Atlassian Embraces Open Social, Shows Strong Momentum at Summit

The Atlassian Summit 09 has just concluded in San Francisco, kicking off a busy week for coders, with Sun's Java One also happening.The 6 minute video above, shot in dynamic wobble vision from my Flip UltraHD, is of a portion of CEO Mike Cannon-Brooke's keynote.
Written by Oliver Marks, Contributor

The Atlassian Summit 09 has just concluded in San Francisco, kicking off a busy week for coders, with Sun's Java One also happening.

The 6 minute video above, shot in dynamic wobble vision from my Flip UltraHD, is of a portion of CEO Mike Cannon-Brooke's keynote. You can see better quality video on Atlassian's site in a few days (along with all the other sessions), but what prompted me to upload this clip is Atlassian's use of open social.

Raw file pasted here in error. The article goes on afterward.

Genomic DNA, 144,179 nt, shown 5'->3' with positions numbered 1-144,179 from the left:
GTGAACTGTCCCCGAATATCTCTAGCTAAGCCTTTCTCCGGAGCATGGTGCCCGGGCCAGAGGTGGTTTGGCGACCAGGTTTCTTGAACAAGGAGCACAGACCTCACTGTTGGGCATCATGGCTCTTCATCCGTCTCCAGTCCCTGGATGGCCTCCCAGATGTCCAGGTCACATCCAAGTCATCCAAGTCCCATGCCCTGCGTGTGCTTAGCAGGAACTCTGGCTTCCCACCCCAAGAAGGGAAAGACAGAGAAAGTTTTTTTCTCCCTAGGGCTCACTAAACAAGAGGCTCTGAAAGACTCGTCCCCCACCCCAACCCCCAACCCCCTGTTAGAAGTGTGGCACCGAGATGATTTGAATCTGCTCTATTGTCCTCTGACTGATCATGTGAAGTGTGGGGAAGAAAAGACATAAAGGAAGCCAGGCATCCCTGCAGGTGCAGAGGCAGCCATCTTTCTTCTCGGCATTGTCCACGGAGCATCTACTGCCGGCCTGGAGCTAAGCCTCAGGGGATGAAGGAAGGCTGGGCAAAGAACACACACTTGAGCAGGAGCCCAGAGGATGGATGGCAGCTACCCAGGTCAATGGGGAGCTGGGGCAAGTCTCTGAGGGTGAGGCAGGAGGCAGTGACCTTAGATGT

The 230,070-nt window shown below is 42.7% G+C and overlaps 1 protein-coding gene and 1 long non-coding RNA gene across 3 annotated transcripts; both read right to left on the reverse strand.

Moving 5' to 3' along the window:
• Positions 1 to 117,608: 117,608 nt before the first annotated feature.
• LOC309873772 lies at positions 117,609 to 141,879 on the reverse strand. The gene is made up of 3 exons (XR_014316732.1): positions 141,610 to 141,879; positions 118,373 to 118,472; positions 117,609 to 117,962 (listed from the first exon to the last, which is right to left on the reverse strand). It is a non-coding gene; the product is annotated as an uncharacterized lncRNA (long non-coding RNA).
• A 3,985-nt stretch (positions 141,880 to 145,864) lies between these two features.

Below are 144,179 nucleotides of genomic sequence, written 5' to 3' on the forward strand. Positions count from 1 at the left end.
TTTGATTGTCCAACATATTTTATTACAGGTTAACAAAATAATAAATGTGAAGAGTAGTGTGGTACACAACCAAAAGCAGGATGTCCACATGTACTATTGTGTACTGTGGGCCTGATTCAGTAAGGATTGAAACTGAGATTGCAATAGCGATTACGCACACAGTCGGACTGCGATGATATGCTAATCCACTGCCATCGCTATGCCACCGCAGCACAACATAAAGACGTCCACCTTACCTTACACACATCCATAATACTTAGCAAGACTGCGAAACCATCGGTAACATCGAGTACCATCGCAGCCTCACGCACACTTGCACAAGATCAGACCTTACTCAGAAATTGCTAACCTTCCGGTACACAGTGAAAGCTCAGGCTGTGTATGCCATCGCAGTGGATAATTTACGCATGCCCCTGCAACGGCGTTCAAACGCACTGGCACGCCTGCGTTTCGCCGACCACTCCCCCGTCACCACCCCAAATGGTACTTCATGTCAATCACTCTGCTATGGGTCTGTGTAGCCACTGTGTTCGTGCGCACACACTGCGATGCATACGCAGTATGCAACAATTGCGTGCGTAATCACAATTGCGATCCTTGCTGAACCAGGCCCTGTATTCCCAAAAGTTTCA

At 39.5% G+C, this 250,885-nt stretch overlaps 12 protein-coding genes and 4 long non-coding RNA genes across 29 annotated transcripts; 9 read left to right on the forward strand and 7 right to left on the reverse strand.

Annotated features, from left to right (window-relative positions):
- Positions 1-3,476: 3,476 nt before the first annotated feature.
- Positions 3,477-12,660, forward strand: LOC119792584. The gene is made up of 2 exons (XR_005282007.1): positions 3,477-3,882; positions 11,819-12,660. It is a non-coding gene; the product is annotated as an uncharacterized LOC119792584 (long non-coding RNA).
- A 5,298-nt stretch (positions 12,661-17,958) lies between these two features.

This provides the ability to bring all the Atlassian applications - plus plugins, external gadgets and embedded apps - much more closely together, allowing a seamless workflow revolving around Jira 4.

The new dashboard approach is being rolled out to all Atlassian applications and will transform the currently somewhat siloed Atlassian product set. What's special in this demo - and what prompted me to start filming - is the integration with Google's Gmail (also a full open social container) as a workflow example.

Controlling the Atlassian backend from GMail, and opening Atlassian components within it, Mike shows seamless workflow from the email client to quickly get stuff done.